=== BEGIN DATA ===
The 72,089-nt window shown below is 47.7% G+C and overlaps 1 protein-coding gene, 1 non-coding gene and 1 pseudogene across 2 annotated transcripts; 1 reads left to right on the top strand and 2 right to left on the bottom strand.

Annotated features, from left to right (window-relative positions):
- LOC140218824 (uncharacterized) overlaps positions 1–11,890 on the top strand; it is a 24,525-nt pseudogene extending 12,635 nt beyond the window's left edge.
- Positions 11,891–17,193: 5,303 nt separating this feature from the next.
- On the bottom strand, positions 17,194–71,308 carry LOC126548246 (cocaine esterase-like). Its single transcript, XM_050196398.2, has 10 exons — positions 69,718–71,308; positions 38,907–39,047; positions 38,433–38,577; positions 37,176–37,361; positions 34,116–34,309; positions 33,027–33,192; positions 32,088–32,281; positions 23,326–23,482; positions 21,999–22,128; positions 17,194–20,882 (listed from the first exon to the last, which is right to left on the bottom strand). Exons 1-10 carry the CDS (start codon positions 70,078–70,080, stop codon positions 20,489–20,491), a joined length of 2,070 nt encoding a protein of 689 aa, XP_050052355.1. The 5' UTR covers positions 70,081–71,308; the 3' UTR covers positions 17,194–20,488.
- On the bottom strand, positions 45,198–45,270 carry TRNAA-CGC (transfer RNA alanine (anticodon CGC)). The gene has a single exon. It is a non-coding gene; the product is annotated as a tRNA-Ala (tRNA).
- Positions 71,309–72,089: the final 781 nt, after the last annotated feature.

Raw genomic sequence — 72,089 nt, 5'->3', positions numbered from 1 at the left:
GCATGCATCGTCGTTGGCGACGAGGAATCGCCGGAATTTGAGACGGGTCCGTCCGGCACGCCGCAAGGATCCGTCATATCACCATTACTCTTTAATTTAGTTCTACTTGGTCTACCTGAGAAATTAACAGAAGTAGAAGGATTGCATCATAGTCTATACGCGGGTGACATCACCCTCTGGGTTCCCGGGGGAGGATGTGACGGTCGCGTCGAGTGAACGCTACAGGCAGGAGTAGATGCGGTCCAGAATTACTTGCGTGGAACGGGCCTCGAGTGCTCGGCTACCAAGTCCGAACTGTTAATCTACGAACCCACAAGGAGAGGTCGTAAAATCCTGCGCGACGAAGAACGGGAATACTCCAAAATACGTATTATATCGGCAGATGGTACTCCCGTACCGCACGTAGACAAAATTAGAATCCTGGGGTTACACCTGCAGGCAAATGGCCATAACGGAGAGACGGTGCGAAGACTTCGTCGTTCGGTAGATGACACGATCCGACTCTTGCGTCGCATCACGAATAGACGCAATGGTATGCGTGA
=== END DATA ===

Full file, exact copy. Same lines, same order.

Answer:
The 72,089-nt window shown below is 47.7% G+C and overlaps 1 protein-coding gene, 1 non-coding gene and 1 pseudogene across 2 annotated transcripts; 1 reads left to right on the top strand and 2 right to left on the bottom strand.

Annotated features, from left to right (window-relative positions):
- LOC140218824 (uncharacterized) overlaps positions 1–11,890 on the top strand; it is a 24,525-nt pseudogene extending 12,635 nt beyond the window's left edge.
- Positions 11,891–17,193: 5,303 nt separating this feature from the next.
- On the bottom strand, positions 17,194–71,308 carry LOC126548246 (cocaine esterase-like). Its single transcript, XM_050196398.2, has 10 exons — positions 69,718–71,308; positions 38,907–39,047; positions 38,433–38,577; positions 37,176–37,361; positions 34,116–34,309; positions 33,027–33,192; positions 32,088–32,281; positions 23,326–23,482; positions 21,999–22,128; positions 17,194–20,882 (listed from the first exon to the last, which is right to left on the bottom strand). Exons 1-10 carry the CDS (start codon positions 70,078–70,080, stop codon positions 20,489–20,491), a joined length of 2,070 nt encoding a protein of 689 aa, XP_050052355.1. The 5' UTR covers positions 70,081–71,308; the 3' UTR covers positions 17,194–20,488.
- On the bottom strand, positions 45,198–45,270 carry TRNAA-CGC (transfer RNA alanine (anticodon CGC)). The gene has a single exon. It is a non-coding gene; the product is annotated as a tRNA-Ala (tRNA).
- Positions 71,309–72,089: the final 781 nt, after the last annotated feature.

Raw genomic sequence — 72,089 nt, 5'->3', positions numbered from 1 at the left:
GCATGCATCGTCGTTGGCGACGAGGAATCGCCGGAATTTGAGACGGGTCCGTCCGGCACGCCGCAAGGATCCGTCATATCACCATTACTCTTTAATTTAGTTCTACTTGGTCTACCTGAGAAATTAACAGAAGTAGAAGGATTGCATCATAGTCTATACGCGGGTGACATCACCCTCTGGGTTCCCGGGGGAGGATGTGACGGTCGCGTCGAGTGAACGCTACAGGCAGGAGTAGATGCGGTCCAGAATTACTTGCGTGGAACGGGCCTCGAGTGCTCGGCTACCAAGTCCGAACTGTTAATCTACGAACCCACAAGGAGAGGTCGTAAAATCCTGCGCGACGAAGAACGGGAATACTCCAAAATACGTATTATATCGGCAGATGGTACTCCCGTACCGCACGTAGACAAAATTAGAATCCTGGGGTTACACCTGCAGGCAAATGGCCATAACGGAGAGACGGTGCGAAGACTTCGTCGTTCGGTAGATGACACGATCCGACTCTTGCGTCGCATCACGAATAGACGCAATGGTATGCGTGA